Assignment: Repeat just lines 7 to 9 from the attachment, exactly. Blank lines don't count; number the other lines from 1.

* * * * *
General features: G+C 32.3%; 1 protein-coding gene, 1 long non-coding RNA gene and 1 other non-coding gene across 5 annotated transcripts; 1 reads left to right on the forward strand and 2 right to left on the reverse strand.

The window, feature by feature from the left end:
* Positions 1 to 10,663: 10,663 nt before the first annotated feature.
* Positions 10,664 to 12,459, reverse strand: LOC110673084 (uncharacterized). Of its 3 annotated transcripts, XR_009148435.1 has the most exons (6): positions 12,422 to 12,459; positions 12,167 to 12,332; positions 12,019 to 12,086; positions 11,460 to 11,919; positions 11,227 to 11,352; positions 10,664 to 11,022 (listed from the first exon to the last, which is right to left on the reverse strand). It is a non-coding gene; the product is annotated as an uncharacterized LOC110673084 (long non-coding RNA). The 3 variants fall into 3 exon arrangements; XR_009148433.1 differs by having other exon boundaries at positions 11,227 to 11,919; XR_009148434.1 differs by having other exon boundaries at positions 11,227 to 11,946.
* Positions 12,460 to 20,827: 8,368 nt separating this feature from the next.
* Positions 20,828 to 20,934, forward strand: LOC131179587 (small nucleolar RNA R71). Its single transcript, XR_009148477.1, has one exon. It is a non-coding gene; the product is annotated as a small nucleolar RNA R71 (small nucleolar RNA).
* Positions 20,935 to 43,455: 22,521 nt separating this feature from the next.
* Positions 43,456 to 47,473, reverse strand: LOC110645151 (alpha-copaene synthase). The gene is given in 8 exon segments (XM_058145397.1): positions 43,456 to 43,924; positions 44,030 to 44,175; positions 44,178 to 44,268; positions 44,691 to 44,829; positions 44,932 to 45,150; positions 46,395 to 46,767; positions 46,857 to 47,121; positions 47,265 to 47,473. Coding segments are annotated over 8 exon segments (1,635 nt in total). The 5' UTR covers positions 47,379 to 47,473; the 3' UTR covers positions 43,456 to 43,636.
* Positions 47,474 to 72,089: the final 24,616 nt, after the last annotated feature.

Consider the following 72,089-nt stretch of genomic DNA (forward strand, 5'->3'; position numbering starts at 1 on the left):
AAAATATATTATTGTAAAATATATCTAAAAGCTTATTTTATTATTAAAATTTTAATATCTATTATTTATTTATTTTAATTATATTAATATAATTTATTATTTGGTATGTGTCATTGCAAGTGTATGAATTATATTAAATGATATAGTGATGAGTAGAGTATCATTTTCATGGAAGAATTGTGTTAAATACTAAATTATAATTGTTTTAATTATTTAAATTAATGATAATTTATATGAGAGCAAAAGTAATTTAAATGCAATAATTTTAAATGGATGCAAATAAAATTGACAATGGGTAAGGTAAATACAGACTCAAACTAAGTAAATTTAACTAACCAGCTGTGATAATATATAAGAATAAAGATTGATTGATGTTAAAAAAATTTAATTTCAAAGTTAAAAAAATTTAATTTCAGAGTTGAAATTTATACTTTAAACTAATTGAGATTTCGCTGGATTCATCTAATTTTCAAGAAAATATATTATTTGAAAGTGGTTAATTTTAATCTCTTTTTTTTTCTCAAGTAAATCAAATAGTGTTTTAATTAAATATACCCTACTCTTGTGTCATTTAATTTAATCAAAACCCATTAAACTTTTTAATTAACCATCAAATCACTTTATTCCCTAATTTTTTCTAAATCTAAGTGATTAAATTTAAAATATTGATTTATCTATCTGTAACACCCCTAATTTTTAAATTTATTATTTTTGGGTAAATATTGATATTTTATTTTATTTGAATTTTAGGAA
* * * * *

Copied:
* Positions 20,935 to 43,455: 22,521 nt separating this feature from the next.
* Positions 43,456 to 47,473, reverse strand: LOC110645151 (alpha-copaene synthase). The gene is given in 8 exon segments (XM_058145397.1): positions 43,456 to 43,924; positions 44,030 to 44,175; positions 44,178 to 44,268; positions 44,691 to 44,829; positions 44,932 to 45,150; positions 46,395 to 46,767; positions 46,857 to 47,121; positions 47,265 to 47,473. Coding segments are annotated over 8 exon segments (1,635 nt in total). The 5' UTR covers positions 47,379 to 47,473; the 3' UTR covers positions 43,456 to 43,636.
* Positions 47,474 to 72,089: the final 24,616 nt, after the last annotated feature.